5. Depression

Although moderate drinking is not linked to depression, heavy drinking is known to be a risk factor for depression and suicide. In fact, people who struggle with drinking have a suicide rate about 10 times higher than others.

6. Aggravates Existing Gout Condition

Gout, a painful inflammatory condition, can flare up when triggered by certain food or drink. Drinking is known to be one of the main triggers for a gout flare. After drinking, the kidneys prioritize ridding the body of alcohol instead of other substances like uric acid. In turn, uric acid buildup leads to a gout flare. For this reason, even modest amounts of alcohol may cause a gout flare. Avoiding drinking may result in fewer gout flare-ups.

7. Seizures

Chronic drinking can raise the risk of brain problems like seizure in several ways. First, excessive drinking can cause alcohol poisoning, resulting in seizures from dehydration and abnormal blood chemical levels. Further, alcohol withdrawal can also lead to seizures because of rapid changes in brain chemicals during the withdrawal process.

Alcohol withdrawal can be fatal. If you suspect someone is experiencing a life-threatening situation, call 911 immediately. Do NOT be afraid to seek help. If you do not have access to a phone contact Web Poison Control Services for online assistance.

8. High-Blood Pressure

Although low-to-moderate drinking is not linked with high blood pressure, heavy drinking may cause the condition. Doctors are still investigating the mechanisms by which drinking can lead to high blood pressure.

Related Topic: Does alcohol lower blood pressure

9. Nerve Damage

Heavy drinking can cause nerve damage in a couple of different ways. Alcohol itself can directly damage nerves. Further, people who drink heavily often have nutritional deficiencies like low Vitamin B12 levels, which can lead to permanent nerve damage. Nerve damage can happen differently depending on the person. In some people it might cause numbness, pain or a pins-and-needles feeling. In others, it may cause constipation, erectile dysfunction or muscle problems.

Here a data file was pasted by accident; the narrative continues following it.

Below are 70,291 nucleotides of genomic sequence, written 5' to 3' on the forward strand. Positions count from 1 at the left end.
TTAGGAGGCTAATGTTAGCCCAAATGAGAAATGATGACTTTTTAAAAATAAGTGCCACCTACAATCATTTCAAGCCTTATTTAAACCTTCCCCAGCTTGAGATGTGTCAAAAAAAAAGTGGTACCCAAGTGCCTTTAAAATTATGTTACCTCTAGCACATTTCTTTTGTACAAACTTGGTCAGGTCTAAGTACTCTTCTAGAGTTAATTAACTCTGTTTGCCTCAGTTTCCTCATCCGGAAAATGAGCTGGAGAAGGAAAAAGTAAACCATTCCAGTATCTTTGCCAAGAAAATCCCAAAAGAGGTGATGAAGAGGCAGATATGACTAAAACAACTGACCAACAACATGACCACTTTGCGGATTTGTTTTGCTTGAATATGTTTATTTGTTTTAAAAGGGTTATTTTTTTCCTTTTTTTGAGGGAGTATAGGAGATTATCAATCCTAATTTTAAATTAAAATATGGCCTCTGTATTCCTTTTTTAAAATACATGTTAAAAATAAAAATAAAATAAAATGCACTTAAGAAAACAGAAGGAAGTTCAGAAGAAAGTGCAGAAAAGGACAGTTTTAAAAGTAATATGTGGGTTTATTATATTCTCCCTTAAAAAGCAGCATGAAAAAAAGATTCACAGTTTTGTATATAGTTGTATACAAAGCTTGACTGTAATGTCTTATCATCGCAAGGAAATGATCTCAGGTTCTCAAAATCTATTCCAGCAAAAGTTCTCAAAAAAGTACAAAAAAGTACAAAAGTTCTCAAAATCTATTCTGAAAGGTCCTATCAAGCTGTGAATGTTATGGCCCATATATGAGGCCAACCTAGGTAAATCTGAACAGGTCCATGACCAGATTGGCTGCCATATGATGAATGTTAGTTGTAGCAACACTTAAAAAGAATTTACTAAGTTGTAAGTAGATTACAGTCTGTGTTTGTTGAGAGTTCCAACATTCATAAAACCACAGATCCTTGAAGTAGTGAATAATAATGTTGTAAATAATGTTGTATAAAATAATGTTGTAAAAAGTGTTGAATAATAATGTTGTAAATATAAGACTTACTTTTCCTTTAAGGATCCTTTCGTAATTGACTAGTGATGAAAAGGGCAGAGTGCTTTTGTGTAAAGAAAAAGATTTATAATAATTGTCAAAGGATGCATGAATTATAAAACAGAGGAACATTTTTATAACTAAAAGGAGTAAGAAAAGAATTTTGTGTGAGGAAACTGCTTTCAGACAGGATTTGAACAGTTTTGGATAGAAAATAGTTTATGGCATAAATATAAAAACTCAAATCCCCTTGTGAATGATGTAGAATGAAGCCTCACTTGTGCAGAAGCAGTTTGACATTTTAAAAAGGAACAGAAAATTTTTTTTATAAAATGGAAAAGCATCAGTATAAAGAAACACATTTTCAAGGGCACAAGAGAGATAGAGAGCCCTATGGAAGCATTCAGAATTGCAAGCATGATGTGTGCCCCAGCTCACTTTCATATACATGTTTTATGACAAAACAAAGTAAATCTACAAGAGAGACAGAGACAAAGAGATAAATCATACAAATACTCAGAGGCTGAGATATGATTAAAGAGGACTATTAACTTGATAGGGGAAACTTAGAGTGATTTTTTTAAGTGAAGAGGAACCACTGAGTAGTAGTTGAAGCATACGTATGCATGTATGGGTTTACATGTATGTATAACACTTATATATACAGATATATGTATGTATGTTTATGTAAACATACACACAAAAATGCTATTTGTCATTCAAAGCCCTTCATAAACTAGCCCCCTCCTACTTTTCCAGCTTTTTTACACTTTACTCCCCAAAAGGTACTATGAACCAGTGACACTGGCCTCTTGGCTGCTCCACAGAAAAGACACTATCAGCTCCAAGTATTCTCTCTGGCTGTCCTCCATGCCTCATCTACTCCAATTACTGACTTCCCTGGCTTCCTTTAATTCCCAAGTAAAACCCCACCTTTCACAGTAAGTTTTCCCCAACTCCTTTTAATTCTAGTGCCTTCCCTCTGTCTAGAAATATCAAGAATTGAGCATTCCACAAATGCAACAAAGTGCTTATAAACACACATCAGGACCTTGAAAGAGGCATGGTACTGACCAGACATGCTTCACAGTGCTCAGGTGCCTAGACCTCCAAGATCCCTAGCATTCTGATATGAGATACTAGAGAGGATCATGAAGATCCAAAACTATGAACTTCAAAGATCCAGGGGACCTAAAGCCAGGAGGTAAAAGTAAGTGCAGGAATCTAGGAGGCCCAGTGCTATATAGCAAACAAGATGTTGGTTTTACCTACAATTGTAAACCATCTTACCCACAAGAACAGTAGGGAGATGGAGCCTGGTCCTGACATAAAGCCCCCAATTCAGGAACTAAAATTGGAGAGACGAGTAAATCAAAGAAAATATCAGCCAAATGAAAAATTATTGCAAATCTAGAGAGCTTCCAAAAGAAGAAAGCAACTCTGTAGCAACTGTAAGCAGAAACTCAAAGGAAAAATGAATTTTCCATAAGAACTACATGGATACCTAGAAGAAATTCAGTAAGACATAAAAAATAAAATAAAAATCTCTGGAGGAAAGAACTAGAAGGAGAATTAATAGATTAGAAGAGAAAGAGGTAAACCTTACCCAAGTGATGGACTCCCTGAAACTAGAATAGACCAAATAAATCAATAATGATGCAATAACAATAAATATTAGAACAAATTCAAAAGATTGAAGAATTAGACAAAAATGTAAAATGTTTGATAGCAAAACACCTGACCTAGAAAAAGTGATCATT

10. Anemia

Besides causing bleeding disorders from cirrhosis, drinking is also linked to anemia. Every second, millions of blood cells are produced in the body. However, drinking suppresses this process. In turn, conditions like anemia, low white blood cells and low platelet counts can result.

The Recovery Village 2020 Alcohol Survey Results

We surveyed 2,136 American adults who either wanted to stop drinking alcohol or had already tried to (successfully or not). A subset of the study’s respondents (47.1%) qualified as heavy alcohol users.

Related Topic: What happens when you drink alcohol everyday

When we asked survey participants about health complications directly related to their alcohol use:

  • 1 in 3 reported depression (38%)
  • 1 in 3 reported high blood pressure (31%)
  • 1 in 6 reported liver disease (17%)